The best thing to do?

“We should continue to wash our hands and be vigilant,” Furness said. “In fact, during COVID, I would say the best outcome of washing your hands is actually so you don’t get any other colds that would make you afraid that maybe you have COVID.”

Source: – CTV News

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Three Toronto hospitals dealing with COVID-19 outbreaks – Toronto Sun

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Three hospitals in Toronto are facing COVID-19 outbreaks, with several patients and staff confirmed to be infected.

St. Joseph’s Health Centre in the west end, as of this morning, has seven active COVID-19 positive patients and 11 active COVID-19 positive staff related to the outbreaks.

The total number of patient cases that tested positive for the virus at the hospital is 14, which includes the seven aforementioned patients as well as another seven unrelated to this outbreak, according to the hospital.

The outbreak stemmed from four units within the hospital — the 2L medicine unit, the 2E unit, the 3M unit and the 4E unit between Oct. 3 and Oct. 16.

“We are managing a significant number of confirmed COVID-19 cases at St. Joseph’s Health Centre,” said spokesperson Jennifer Stranges.

“Our patients, staff and community are our top priority, and we have implemented additional hospital-wide precautions to keep everyone safe.”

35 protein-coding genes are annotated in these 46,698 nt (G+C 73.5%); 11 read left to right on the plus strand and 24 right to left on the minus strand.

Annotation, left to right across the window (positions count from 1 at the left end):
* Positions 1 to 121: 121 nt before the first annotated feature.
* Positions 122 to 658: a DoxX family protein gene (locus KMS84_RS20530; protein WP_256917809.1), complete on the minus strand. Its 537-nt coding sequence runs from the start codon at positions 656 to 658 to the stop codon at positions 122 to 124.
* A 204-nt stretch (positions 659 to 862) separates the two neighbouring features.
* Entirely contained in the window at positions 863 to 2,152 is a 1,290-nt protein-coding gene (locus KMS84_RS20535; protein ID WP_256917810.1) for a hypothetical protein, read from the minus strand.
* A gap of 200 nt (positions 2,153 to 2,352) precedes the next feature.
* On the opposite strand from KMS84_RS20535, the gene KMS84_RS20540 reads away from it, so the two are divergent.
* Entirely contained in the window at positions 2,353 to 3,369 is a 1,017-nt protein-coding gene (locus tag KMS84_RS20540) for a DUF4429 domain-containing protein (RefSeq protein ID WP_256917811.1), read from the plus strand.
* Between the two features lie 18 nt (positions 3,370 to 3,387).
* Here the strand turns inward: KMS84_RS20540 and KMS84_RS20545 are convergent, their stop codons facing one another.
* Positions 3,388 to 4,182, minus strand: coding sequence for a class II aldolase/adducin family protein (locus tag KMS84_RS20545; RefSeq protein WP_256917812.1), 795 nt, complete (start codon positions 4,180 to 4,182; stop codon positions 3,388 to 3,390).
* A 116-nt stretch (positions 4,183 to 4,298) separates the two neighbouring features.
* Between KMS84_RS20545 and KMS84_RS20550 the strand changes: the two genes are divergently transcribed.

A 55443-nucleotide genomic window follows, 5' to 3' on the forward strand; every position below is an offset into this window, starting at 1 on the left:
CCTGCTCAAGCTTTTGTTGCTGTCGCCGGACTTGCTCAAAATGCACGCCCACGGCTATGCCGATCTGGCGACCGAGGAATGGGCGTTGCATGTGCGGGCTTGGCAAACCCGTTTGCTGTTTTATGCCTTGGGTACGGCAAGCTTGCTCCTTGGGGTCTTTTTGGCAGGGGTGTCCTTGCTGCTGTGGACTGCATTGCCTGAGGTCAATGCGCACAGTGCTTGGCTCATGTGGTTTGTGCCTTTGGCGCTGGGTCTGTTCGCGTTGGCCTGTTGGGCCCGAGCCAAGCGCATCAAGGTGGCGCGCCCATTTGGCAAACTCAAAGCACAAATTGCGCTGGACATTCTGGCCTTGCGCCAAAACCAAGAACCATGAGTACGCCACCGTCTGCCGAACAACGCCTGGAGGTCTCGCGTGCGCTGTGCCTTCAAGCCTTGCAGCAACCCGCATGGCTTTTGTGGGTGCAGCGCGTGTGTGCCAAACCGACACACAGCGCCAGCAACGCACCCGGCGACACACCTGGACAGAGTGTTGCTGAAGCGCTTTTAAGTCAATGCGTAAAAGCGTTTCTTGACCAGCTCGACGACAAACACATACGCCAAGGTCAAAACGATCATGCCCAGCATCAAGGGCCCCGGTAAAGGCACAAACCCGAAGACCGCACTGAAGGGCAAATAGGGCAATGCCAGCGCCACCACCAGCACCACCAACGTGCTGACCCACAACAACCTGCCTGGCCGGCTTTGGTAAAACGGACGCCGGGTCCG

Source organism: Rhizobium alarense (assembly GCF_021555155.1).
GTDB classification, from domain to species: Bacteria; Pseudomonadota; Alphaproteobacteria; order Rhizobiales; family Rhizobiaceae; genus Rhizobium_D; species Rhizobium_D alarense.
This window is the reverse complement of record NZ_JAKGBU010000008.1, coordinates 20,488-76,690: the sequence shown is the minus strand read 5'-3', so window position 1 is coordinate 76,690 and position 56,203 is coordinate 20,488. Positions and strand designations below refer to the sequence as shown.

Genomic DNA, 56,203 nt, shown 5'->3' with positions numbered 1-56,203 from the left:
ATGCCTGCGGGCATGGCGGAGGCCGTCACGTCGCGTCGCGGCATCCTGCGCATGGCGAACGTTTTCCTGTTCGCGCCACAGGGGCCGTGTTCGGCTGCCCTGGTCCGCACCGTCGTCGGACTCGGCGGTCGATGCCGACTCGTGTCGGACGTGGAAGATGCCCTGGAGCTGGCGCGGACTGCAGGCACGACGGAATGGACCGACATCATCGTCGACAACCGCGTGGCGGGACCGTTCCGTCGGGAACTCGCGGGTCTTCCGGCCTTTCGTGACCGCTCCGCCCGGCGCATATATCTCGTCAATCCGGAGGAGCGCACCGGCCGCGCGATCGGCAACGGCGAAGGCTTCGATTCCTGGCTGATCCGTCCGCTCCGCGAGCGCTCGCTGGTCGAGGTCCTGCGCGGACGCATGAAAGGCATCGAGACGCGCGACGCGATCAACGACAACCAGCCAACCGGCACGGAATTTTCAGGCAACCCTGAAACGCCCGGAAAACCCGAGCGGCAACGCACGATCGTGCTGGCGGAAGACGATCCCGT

According to provincial health guidelines, a COVID-19 outbreak is defined as “at least two cases within a 14-day period where both could reasonably have been acquired” in a congregate setting.

Toronto Western Hospital on Bathurst at Dundas St. W. is pictured on Monday, October 19, 2020. Photo by Jack Boland /Toronto Sun

At Toronto Western Hospital, three patients and six staff members have tested positive for coronavirus.

Since Oct. 15, the outbreak has affected units 8A and 8B of the general internal medicine department in the hospital’s Fell Pavilion.

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According to University Health Network spokesperson Gillian Howard, additional testing of patients and staff is ongoing.

“The only new information is that there are no additional positive tests today from the swabbing that has been underway from Oct. 12 forward, so we remain at three patients and six staff with positive tests which may be hospital-acquired,” Howard said on Monday.

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The Centre for Addiction and Mental Health is also facing an outbreak at its Queen St. W. location after two patients fell ill and tested positive for the virus.

According to its website, the cases are tied to Unit 1-4.

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Struggling Manitoba hotel industry pleads for tax relief from province – CBC.ca

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Hotel owners in Manitoba are on edge as heightened pandemic restrictions come into force in Winnipeg and the surrounding area on Monday — and say they need government help to get through this.

“It’s like my worst nightmare ever. The impact is just, I can’t paint a more gloomy picture,” said Manitoba Hotel Association president and CEO Scott Jocelyn.

“It’s been a really tough seven or eight months dealing with all of this, and today we’ll see more challenges for our people. People are on edge. They’re very frustrated and really, really struggling.”

Starting Monday, stand-alone nightclubs, bars and beverage rooms (which are attached to hotels) must close, along with casinos, entertainment facilities with live entertainment, video lottery lounges and bingo halls.

Businesses licensed as restaurants and lounges can stay open but are limited to 50 per cent capacity and can only seat up to five people at a table.